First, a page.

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DALLAS-Commercial developer Jackson-Shaw is flexing its muscles and taking on a 2,000-acre residential project dubbed Wilder on the Taylor. This ranch and recreation land near Crested Butte, CO will eventually have a total of 26 homes, all with access to the Taylor River.

Lewis Shaw, the company CEO, acknowledges that Wilder on the Taylor is a different type of development than the mixed-use, primarily commercial real estate projects his company typically oversees. This is more ranch land, as the site is situated around an actual working cattle ranch and the design keeps the western atmosphere. The land itself is surrounded by more than two million acres of national forest land. The goal here is to develop second homes for families. And the development is definitely a labor of love.

“There will be some money at the end of this if we execute well, but this will take a little more time under the present economic circumstances,” Shaw tells GlobeSt.com. The land, he points out, has three principal elements when it comes to good second-home properties. First, it’s near a ski area; second, it’s near an airport and third, it’s near water. Furthermore, “it’s next to Texas and it’s accessible by vehicle from Texas and Oklahoma,” Shaw remarks.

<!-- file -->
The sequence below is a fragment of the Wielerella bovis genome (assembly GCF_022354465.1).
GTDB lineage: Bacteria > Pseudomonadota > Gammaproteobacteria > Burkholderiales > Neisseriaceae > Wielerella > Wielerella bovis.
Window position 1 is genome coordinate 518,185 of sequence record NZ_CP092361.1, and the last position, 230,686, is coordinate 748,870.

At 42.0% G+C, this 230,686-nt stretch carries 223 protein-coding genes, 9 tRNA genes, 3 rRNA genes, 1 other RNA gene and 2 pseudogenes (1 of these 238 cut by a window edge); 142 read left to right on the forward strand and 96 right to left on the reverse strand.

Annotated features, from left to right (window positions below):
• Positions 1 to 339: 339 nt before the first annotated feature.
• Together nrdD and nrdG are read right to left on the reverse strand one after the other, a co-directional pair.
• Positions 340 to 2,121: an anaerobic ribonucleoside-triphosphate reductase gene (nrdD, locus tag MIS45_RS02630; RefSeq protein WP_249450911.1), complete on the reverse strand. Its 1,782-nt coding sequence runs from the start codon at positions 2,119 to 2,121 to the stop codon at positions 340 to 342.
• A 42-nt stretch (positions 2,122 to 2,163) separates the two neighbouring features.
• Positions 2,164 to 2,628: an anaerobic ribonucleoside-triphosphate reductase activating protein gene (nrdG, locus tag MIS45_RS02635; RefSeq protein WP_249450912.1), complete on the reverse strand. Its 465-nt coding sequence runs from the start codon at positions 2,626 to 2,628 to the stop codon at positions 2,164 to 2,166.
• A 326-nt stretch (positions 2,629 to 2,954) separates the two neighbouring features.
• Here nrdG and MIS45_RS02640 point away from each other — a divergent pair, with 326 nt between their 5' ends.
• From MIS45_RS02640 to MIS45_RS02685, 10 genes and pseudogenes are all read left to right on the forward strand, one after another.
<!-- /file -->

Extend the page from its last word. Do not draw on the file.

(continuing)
Jackson-Shaw joins other commercial developers that are trying their hand on the residential side. Montecito Cos. of Las Vegas recently unveiled plans to buy and rent single-family homes. Meanwhile, Petrus Partners of New York City, typically an office and industrial asset investor, stocked up on home lots from an auction in Goodyear, AZ.

Unlike these other developers, Jackson-Shaw isn’t a stranger to residential development. Company vice president Ron Welborn tells GlobeSt.com that Jackson-Shaw has developed a retirement enclave in Granbury, TX, about an hour southwest of Fort Worth. “We put our toe in the residential water there, and also have one underway north of Fort Worth,” he remarks. “But this is our first venture into a second home-retirement-recreational type of development where we can offer people an ability to share in what we see as the true American west.”

Shaw acknowledges that developments of this type are nowhere near the core business of Jackson-Shaw. But for him, it’s rewarding emotionally and psychologically. “If you build another 7-Eleven, you pat yourself on the back, but I’m not sure there’s real satisfaction there,” he remarks. “Putting this thing together, though, is going to be something. At the end of the day, you haven’t defiled the land with bunches of rooftops, haven’t polluted the river, but have perpetuated the cowboy culture.”

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